ERIC Identifier: ED385611
Publication Date: 1995-10-00
Source: ERIC Clearinghouse on Assessment and Evaluation Washington DC.

Cost of a National Examination. ERIC/AE Digest.

"A summary of 'Student Testing: Current Extent and Expenditures, with Cost Estimates for a National Examination.' Report of the United States General Accounting Office, GAO/PEMD 93-8"

Recent proposals from the federal executive branch and private groups have drawn unprecedented attention to the idea of a national examination for elementary and secondary students. The House Committee on Education and Labor asked GAO to look at school testing as it exists today, describe its nature, estimate its extent and cost, and assess how a new, national test might affect those factors.


Most of the debate on expanded national testing has centered on major issues of what to test, how to test, and how to use the results. Not much attention has been given to date to the question of how much and what kind of testing there is now. Yet the likely success of future testing may be related to the size, nature, and cost of current efforts about which there exist only wide-ranging, conflicting, and highly uncertain estimates. These range from 30 million to over 127 million standardized tests administered per year, at a cost of from $100 million to $915 million. The congressionally mandated National Council on Education Standards and Testing (NCEST) declined to provide a cost estimate in its report recommending a national testing system, and others' estimates have ranged from a few million dollars a year up to $3 billion.

GAO wanted to obtain valid national data on at least all systemwide tests; that is, those given to all students at any one grade level in a school district. This excludes tests that only selected students take, such as individual teachers' exams, special education diagnostic tests, or college admissions exams. In the fall of 1991, GAO surveyed testing officials in all the state education agencies and in a random sample of U.S. school districts. The survey included questions about each test administered and about the testing officials' views on the balance of costs and benefits in their current testing effort, on trends in the field, and on the idea of a national test. GAO received completed questionnaires from 74 percent of the local districts in the national sample and from 48 of the 50 states. The results are generalizable nationwide.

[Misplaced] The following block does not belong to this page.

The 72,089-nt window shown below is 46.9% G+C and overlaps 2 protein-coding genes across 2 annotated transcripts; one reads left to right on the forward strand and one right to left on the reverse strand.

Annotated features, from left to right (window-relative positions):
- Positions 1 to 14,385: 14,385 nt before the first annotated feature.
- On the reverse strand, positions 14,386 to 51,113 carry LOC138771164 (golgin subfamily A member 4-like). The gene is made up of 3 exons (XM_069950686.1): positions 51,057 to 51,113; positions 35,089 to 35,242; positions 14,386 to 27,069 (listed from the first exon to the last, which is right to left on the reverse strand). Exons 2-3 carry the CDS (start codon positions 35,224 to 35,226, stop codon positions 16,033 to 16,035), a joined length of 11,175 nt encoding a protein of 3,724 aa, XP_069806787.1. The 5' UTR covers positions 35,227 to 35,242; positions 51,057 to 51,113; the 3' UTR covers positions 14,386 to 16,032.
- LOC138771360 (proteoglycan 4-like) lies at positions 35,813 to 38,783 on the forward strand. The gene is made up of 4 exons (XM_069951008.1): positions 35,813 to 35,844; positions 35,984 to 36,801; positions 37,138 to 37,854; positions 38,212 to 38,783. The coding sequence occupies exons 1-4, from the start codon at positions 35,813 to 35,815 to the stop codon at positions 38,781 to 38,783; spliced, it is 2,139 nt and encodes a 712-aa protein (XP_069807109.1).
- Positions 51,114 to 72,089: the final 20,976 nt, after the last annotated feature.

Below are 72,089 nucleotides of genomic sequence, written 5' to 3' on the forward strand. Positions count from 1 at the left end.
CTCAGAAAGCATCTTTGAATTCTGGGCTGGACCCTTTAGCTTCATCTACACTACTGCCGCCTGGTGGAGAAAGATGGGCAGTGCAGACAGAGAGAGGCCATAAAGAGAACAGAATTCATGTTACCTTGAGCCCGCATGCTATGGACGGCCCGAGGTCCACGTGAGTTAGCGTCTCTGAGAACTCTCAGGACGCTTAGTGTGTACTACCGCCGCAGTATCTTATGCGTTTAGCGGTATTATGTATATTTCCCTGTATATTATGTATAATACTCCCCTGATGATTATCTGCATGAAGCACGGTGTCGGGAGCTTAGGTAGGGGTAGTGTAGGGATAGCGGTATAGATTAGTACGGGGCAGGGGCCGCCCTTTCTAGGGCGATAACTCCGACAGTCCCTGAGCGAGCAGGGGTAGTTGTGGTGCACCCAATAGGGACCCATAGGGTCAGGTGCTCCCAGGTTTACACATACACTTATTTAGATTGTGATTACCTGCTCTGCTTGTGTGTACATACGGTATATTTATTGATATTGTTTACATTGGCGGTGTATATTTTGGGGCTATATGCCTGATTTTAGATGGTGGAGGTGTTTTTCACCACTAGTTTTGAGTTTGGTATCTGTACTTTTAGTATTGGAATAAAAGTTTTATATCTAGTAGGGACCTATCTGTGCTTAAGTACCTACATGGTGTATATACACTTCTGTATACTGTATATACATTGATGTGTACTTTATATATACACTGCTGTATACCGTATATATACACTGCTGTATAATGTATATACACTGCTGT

In 1990-91, U.S. students do not seem to have been overtested. Systemwide testing took up about 7 hours per year for an average student (half in direct testing and half in related activity) and cost about $15 per student including the cost of the test and staff time.

The typical test was the familiar, commercially developed four- or five-subject multiple-choice exam. The less common performance-based tests--in which students write out some answers--cost more (an average of about $20 per student), but were considered by some testing officials to be an improvement and a preferable direction for further development. GAO estimates the overall cost of systemwide testing in 1990-91 at $516 million.

Three models are commonly discussed for future national testing, including (1) a single national multiple-choice test, (2) a single national performance-based test, and (3) a decentralized system of clusters of states, each cluster using different performance-based tests. GAO estimated that none of these would cost as much as the multi-billion-dollar estimates that some have put forth. The first option would be least expensive ($160 million per year). The third (clusters), the one advocated by NCEST, would likely cost about $330 million per year after about $100 million in start-up development costs, and the costs could be expected to decline over time. Any choice among the three options would involve trade-offs. For example, the least expensive multiple-choice test would be familiar and provide the most comparable data, but would be the most duplicative and might not be as valued by many state and local testing officials. Clusters of performance tests would cost more and would not necessarily be comparable, but may be better linked to local teaching and would be viewed more favorably by many testing officials.

Those officials responding to GAO's survey did not oppose more tests, but expressed concerns over the purpose, quality, and locus of control over the content and administration of further tests. They preferred tests of high technical quality that would be useful for diagnosing problems at the state or local level. However, many respondents expressed opposition to the general idea of a national test.


The Current Extent and Nature of School Testing

Though the average student spent only 7 hours annually on systemwide testing, GAO found wide variation and totals as high as 30 hours a year. A majority of systemwide testing was state-mandated, with state education agencies developing most of these tests, usually in conjunction with test development contractors. Almost 60 percent of the tests used were commercially available, with achievement tests from three publishers accounting for 43 percent of all systemwide tests. Testing remained traditional in format, with 71 percent of all tests including only multiple-choice questions.